Khrunichev State Research and Production Space Center (ГКНПЦ им. М. В. Хру́ничева in Russian) is a Moscow-based producer of spacecraft and space-launch systems, including the Proton and Rokot rockets. The company's history dates back to 1916, when an automobile factory was established outside Moscow. It soon switched production to airplanes and during World War II produced Ilyushin Il-4 and Tupolev Tu-2 bombers. A design bureau, OKB-23, was added to the company in 1951. In 1959, the company started developing intercontinental ballistic missiles, and later spacecraft and space launch vehicles. The company designed and produced all Soviet space stations, including Mir. OKB-23, renamed to Salyut Design Bureau, became an independent company in 1988. In 1993, the Khrunichev Plant and the Salyut Design Bureau were joined again to form Khrunichev State Research and Production Space Center. In the 1990s, the company entered the International Launch Services joint-venture to market launches on its Proton rocket. Khrunichev subsequently became a successful launch service provider on the international space launch market.
The company currently has an over 30% market share of the global space launch market, and its revenue from commercial space launches in 2009 was $584 million. Current number of employees - about 35,000. It is named after Mikhail Khrunichev, a Soviet minister.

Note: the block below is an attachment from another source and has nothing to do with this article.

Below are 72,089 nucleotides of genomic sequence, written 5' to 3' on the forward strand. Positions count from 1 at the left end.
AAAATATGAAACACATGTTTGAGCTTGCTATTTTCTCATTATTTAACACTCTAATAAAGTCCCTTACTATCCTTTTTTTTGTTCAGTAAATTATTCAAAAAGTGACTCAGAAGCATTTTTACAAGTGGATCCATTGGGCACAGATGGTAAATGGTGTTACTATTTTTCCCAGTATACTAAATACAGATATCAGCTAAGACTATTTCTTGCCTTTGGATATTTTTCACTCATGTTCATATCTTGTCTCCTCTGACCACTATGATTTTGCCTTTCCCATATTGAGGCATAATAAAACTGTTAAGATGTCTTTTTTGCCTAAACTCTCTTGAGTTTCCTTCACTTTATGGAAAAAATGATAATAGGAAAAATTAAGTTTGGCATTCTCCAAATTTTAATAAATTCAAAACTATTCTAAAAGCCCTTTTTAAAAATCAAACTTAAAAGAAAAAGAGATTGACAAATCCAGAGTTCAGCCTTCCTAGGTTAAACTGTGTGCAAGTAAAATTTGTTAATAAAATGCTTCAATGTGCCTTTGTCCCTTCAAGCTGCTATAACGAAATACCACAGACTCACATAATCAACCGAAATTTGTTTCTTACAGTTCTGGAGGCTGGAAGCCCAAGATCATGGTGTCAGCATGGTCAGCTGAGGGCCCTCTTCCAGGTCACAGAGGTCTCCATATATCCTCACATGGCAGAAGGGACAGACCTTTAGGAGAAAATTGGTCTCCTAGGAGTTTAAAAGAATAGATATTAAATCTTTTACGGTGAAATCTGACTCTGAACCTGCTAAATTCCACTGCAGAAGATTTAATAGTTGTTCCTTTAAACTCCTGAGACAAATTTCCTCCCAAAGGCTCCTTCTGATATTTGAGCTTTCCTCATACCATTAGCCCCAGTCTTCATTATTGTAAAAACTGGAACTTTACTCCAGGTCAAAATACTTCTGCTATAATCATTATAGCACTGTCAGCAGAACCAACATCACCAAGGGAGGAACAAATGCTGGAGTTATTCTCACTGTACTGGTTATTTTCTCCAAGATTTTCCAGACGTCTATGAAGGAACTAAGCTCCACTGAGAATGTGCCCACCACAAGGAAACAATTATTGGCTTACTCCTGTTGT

Famous quotes containing the words state, research, production, space and/or center:
“Wisdom has lost repute because it so often applies to a state of affairs that no longer exists.”
—Mason Cooley (b. 1927)
“One of the most important findings to come out of our research is that being where you want to be is good for you. We found a very strong correlation between preferring the role you are in and well-being. The homemaker who is at home because she likes that job, because it meets her own desires and needs, tends to feel good about her life. The woman at work who wants to be there also rates high in well-being.”
—Grace Baruch (20th century)
“The society based on production is only productive, not creative.”
—Albert Camus (19131960)
“Here were poor streets where faded gentility essayed with scanty space and shipwrecked means to make its last feeble stand, but tax-gatherer and creditor came there as elsewhere, and the poverty that yet faintly struggled was hardly less squalid and manifest than that which had long ago submitted and given up the game.”
—Charles Dickens (18121870)
“Placing the extraordinary at the center of the ordinary, as realism does, is a great comfort to us stay-at-homes.”
—Mason Cooley (b. 1927)